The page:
New Delhi– Read about how India’s political leaders have manipulated advances in technology; consider the core anxiety of consumers as the world begins to go through rapid and disruptive change; and finally, an ode to Indian sportswomen who have put India on the global map.
The IANS Bookshelf has a cerebral weekend for you in store. Immerse yourself!
1. Book: Midnight’s Machines – A Political History Of Technology in India; Author: Arun Mohan Sukumar; Publisher: Penguin/Viking; Pages: 236; Price: Rs 599.
There’s an apocalyptic story of how Lalu Prasad Yadav (as he then styled himself), resisted computerisation in Bihar as he feared this would upset – disrupt in today’s lingo – his intricate calculations of caste equations that could topple him as the Chief Minister. But then, have hagiographic accounts of India’s scientific endeavours, especially of its space and nuclear programmes, hidden the true story of the country’s lack of technological progress?
The laudable but stand-alone successes “have often been held up as evidence of India’s rosy eyed and uncomplicated relationship with technology. Reality is more complex,” writes Arun Mohan Sukumar, a doctoral candidate at Tufts University who heads the Technology Initiative at the Observer Research Foundation in New Delhi.
“As technological advancement became crucial to the sustenance of the Indian republic – and the electoral fortunes of those who governed it – the state resorted to political machinations to amplify its rare successes and obfuscate its many failures,” the author writes, detailing “a history of those machinations, and their role, over seven decades, in shaping public attitudes towards technology”.
Noting that successive Prime Ministers, from Jawaharlal Nehru to Narendra Modi, have guided, if not personally overseen the technology portfolio, the book says that the political class sent contradictory signals to the general public. On the one hand being asked to develop a scientific temper and on the other hand to be wary of becoming enslaved to technology – in short, modernising the nation through technology but on its own terms.
A wake-up call that couldn’t have come sooner.
2. Book: The Consumer Revolution – Tipping the Balance of Power; Author: Naren Nath;
Publisher: Sage/Select. Pages: 250; Price: Rs 595.
“It’s coming at us now with full force. We are all in its way and there is no escaping its folds. If we are unprepared for its unfolding, we will be demolished as a society. But if we can ride the tsunami, a glorious new world order awaits us. The choice is entirely up to us as consumers to ride it or to be blown away by it. The stakes are the highest they have ever been. And the time to act is,” is the no-holds-bared message of Naren Nath, a seasoned hi-tech executive who lives in Silicon Valley.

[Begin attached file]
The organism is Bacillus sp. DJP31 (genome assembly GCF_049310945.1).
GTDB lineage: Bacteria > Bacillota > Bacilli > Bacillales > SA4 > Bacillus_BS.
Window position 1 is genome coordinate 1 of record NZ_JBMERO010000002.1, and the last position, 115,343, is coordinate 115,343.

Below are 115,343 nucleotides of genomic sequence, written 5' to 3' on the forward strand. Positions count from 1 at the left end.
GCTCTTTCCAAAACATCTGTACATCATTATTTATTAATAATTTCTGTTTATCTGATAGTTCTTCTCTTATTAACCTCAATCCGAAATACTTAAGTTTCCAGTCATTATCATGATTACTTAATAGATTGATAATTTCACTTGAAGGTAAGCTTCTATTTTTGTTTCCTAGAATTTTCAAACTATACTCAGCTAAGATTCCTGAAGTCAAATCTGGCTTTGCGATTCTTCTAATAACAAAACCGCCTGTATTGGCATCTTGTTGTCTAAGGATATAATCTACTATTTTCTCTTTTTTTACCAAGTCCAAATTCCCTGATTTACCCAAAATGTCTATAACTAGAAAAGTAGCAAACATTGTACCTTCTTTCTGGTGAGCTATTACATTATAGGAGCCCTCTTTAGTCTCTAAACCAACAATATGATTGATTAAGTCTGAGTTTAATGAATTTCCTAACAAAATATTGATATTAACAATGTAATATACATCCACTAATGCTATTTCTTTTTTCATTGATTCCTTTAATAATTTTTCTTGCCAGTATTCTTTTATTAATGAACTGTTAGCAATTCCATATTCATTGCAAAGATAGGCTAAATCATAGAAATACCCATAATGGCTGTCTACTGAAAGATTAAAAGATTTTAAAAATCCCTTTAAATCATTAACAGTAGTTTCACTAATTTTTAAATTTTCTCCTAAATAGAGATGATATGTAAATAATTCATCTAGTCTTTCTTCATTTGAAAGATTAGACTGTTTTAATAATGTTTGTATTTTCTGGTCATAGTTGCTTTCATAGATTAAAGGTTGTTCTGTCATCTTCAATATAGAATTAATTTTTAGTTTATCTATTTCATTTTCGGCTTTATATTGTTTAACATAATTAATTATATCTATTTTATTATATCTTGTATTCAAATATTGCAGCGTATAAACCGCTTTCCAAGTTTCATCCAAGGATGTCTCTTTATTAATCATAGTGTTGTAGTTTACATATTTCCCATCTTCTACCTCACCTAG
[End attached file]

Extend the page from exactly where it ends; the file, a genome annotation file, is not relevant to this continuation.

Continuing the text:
Likening the consumer revolution to the socio-political equivalent of a cosmic phenomena unfolding, the author terms it the “biggest development the human race has ever seen and it is poised to change everything. Like many cosmic and natural phenomena, it won’t emerge and make a dramatic appearance overnight. It might take years and even decades to play out in full glory. But its inevitability, size, scope and reach are astronomical”.
Noting that the human energy pent up to be released is “massive”, the author adds: “It’s time to strap on our seat belts.”
Do you have it in you?
3. Book: She Dared – Women In Indian Sports: Authors: Abhishek Dubey & Sanjeeb Mukherjea; Publisher: Rupa; Pages: 285; Price: Rs 295.
Putting together a book like this is not the easiest of tasks because the basic question that begs an answer is: who to include and who to leave out?
“To put together a framework for our subject was a tough task, as we realised. More so as we had to decide about the ones we would write about prominently in this book. We didn’t want an exhaustive list based on sheer athletic merit. We have tried to put forward the stories of those women who stand out for being pioneers in their sport, and bringing greater meaning and dimension to their sport through their journey,” explain senior senior sports journalists Abhishek Dubey & Sanjeeb Mukherjea.
In its 15 chapters, the book begins with Kerala’s golden girls – P.T. Usha, Shiny Wilson and M.D. Valsama – and includes in its pages Ashwini Nachappa, Karnam Malleswari, Anju Bobby George, M.C. Mary Kom, Sania Mirza, Saina Nahiwal, P.V. Sindhu, Ashwini Ponnappa, Sakshi Malik, Deepa Malik and Hima Das. Santhi Soundarajan and Duttee Chand, whose gender had been called into question, feature in a common chapter, as do Dipa Karmakar and Deepika Kumar, who are largely responsible for bringing their states – Tripura and Jharkhand – into the limelight.
An impressive lineup no doubt, but one sorely misses the likes of Ami Ghia, Shanta Rangaswamy, Diana Edulji, Jhulan Goswami, Indu Puri, Bula Choudhury, Bachendri Pal, Koneru Hampi and Anjali Bhagwat, to name just a few.
Perhaps the solution lies in bringing out a second volume. Is anyone listening?